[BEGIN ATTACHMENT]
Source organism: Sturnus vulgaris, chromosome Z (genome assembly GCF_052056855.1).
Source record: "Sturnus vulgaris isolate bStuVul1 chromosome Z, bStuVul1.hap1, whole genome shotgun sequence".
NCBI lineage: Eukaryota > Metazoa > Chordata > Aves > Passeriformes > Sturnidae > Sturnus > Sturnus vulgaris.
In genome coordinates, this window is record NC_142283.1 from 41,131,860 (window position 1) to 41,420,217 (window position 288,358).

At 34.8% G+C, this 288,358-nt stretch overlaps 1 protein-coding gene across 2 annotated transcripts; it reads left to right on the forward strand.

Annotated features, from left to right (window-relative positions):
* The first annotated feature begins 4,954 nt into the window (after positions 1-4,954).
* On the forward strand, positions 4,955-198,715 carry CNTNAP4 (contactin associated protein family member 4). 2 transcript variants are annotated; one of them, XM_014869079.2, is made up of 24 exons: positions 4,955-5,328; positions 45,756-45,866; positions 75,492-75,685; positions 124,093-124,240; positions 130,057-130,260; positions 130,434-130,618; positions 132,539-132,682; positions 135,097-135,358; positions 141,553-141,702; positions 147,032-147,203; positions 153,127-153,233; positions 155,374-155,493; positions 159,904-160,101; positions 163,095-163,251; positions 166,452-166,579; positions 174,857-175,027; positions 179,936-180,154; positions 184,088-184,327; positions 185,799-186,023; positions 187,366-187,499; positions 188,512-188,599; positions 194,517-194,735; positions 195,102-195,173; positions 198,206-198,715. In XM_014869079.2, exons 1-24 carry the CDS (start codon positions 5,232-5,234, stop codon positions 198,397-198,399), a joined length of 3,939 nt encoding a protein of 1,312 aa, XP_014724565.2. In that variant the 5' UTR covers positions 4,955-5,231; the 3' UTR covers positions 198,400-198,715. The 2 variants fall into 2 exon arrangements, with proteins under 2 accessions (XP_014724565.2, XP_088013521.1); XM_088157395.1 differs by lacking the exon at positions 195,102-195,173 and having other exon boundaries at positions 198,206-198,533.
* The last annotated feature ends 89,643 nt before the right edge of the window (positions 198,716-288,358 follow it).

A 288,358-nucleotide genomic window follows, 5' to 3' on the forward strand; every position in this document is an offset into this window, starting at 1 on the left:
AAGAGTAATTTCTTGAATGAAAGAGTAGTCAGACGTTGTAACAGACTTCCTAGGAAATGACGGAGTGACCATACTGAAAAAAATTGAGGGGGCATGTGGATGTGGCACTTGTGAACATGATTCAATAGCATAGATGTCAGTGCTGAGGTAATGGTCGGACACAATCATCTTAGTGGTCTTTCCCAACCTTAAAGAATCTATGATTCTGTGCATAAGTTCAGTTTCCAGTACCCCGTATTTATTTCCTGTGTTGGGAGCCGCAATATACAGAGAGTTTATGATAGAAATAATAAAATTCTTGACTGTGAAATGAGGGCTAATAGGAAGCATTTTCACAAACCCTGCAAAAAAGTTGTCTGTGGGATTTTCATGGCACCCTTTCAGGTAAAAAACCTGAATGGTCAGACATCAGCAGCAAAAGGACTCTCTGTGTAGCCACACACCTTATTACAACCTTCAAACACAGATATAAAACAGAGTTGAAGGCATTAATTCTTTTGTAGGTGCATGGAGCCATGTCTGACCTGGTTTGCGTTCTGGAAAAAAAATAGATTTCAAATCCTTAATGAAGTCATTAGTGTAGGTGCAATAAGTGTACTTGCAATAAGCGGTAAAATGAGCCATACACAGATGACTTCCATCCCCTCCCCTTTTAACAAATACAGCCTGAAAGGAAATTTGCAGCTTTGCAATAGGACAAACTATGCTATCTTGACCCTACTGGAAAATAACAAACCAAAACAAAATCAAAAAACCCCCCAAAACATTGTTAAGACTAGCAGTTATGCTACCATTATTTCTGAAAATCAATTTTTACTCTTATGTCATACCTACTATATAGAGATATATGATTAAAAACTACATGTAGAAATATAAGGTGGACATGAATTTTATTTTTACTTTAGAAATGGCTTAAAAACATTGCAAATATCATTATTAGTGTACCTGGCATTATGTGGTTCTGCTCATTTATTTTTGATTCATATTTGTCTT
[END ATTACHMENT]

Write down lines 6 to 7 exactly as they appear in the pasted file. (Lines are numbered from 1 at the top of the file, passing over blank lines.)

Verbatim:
Annotated features, from left to right (window-relative positions):
* The first annotated feature begins 4,954 nt into the window (after positions 1-4,954).